28 July 2022

Monarchist Profile: Major John Pitcairn

Major Pitcairn gave his life for his King and Country at the Battle of Bunker Hill. Pitcairn Island was named in honour of his son, Robert, the first to sight it in  1767.

From The Mad Monarchist (4 February 2013)

The name of Major John Pitcairn may not be well known around the world or even in his native Britain. However, his name (if nothing else) is certainly well known amongst students of the American War for Independence because of the part he played in the initial skirmishes that marked the beginning of the long war that would ultimately end in the separation of thirteen colonies from the British Empire and the creation of the United States of America. John Pitcairn was born on December 28, 1722 in Dysart, Fife, Scotland to Reverend David Pitcairn and Katherine Hamilton Pitcairn, an old and respected Scottish family. As a young man, he decided on a military career, which was not surprising. His father had been with the army, was regimental chaplain to the Cameronians and had seen action at the battle of Blenheim. However, John Pitcairn did not join the army, opting instead for the Royal Marines. He also married, while still a young man, to Elizabeth Dalrymple and their first child, a girl named Annie, was born in Edinburgh in 1746.

It was during that year that John Pitcairn received his commission as a lieutenant in the seventh marine regiment. That was, of course, during the Jacobite emergency where the Royal Marines were raided as a ready pool of qualified officers for the new units raised to deal with the crisis. Afterwards, many were disbanded but the Royal Marines was reformed as a permanent body in 1755 and Pitcairn had his old commission reconfirmed. Unlike the army where the purchase of commissions was common, in the Royal Marines (like the Royal Navy) this was not the case and promotions came more slowly. However, by 1756 Pitcairn earned the rank of captain and the following year saw service in the French and Indian War, participating in the British capture of Louisbourg in Canada. After returning home he moved his family from Edinburgh to Kent, met his second daughter for the first time and eventually he and his wife had two more daughters and six sons. Pitcairn showed himself a reliable officer but promotions came slowly and it was 1771, when he was 48 years old, before he made the rank of major.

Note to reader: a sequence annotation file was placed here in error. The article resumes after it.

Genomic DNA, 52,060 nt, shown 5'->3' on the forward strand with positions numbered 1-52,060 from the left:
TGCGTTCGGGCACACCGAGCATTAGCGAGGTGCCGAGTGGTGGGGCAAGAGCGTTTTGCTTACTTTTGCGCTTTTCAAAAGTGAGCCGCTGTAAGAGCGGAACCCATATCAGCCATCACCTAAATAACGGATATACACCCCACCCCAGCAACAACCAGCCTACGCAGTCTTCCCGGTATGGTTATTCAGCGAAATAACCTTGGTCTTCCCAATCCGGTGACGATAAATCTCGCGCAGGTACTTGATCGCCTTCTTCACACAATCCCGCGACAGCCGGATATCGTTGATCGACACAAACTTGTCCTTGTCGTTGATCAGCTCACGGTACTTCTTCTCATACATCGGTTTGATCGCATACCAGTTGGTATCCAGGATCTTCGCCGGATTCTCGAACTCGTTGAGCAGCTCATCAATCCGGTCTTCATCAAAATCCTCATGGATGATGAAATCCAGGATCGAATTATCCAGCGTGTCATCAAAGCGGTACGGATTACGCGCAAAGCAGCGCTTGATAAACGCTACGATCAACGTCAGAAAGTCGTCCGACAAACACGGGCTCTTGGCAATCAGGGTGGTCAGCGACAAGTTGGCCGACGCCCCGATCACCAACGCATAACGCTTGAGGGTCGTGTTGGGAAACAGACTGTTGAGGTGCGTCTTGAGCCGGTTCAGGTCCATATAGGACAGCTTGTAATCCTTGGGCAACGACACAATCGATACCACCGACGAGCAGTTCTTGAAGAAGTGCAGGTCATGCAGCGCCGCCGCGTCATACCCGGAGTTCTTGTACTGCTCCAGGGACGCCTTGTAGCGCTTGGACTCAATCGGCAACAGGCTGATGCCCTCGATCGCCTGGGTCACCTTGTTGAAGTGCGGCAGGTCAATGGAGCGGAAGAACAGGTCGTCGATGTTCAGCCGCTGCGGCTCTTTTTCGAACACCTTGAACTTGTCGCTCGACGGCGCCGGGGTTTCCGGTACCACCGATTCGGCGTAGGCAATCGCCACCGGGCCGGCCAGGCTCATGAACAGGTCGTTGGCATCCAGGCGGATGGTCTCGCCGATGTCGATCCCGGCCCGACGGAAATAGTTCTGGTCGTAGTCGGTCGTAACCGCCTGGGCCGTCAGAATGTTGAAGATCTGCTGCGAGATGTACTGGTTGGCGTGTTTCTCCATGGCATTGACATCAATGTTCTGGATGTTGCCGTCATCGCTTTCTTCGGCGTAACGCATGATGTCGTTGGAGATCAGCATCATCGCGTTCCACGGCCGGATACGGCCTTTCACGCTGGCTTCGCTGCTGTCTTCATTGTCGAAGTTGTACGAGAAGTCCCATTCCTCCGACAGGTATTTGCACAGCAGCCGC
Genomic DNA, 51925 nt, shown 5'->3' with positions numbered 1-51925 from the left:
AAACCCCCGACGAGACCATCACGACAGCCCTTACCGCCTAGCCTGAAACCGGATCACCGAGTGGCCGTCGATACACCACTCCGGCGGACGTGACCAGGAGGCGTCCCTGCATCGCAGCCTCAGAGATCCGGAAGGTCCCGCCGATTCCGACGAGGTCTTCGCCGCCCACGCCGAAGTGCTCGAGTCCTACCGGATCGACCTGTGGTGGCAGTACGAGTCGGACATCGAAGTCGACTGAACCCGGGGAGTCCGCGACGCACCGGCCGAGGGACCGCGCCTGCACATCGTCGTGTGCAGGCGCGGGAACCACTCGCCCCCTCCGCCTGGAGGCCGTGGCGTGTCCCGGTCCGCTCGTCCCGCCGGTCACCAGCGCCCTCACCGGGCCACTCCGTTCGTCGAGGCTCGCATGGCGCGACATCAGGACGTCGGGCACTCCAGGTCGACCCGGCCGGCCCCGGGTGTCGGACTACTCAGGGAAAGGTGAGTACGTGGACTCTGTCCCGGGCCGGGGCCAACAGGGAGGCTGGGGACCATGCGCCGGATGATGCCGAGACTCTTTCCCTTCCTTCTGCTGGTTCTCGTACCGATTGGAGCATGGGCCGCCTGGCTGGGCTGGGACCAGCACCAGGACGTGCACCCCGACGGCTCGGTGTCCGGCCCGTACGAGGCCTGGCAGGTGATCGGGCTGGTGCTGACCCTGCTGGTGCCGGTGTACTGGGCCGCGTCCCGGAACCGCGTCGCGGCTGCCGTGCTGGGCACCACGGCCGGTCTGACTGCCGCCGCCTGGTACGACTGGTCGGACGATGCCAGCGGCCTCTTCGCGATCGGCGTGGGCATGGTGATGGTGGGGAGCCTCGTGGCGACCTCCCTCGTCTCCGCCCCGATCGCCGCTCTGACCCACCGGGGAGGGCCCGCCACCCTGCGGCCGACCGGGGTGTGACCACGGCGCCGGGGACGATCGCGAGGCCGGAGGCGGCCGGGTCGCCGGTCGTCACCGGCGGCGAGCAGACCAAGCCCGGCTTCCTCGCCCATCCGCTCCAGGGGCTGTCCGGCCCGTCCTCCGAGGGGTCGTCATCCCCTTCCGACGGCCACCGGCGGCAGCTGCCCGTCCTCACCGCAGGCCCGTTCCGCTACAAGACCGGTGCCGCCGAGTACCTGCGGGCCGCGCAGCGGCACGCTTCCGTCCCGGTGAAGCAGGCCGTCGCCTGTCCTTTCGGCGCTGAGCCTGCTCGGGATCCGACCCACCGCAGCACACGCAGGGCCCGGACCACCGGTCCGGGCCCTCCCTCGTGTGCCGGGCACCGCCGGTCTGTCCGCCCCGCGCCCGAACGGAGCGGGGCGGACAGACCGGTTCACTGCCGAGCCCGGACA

By that time there was already trouble brewing in the American colonies, particularly in Boston, Massachusetts. In December of 1774 Major Pitcairn arrived in Boston with 600 Royal Marines as part of the British effort to quell unrest and protect private property. As soon as he arrived he had many problems to deal with from a lack of warm clothing to a lack of trained officers and to disputes between the army and navy over who had final authority over the Royal Marines. Pitcairn found his command a rebellious and undisciplined lot, given to drunkenness and slovenly behavior, but Pitcairn was a humane and hands-on leader who worked diligently to get them into shape and turn them into an efficient and effective unit. Even when he was lodged with a very pro-revolutionary family, Pitcairn diffused many a tense situation with his charm and good humor. Eventually, he succeeded in making his hosts warm to him even if there political views never changed. The Americans who came in contact with Major Pitcairn invariably came to hold a high opinion of him because of his honesty, integrity and friendly attitude. His reputation for fairness meant that he was often chosen as a go-between in tense disputes between the local populace and the British military.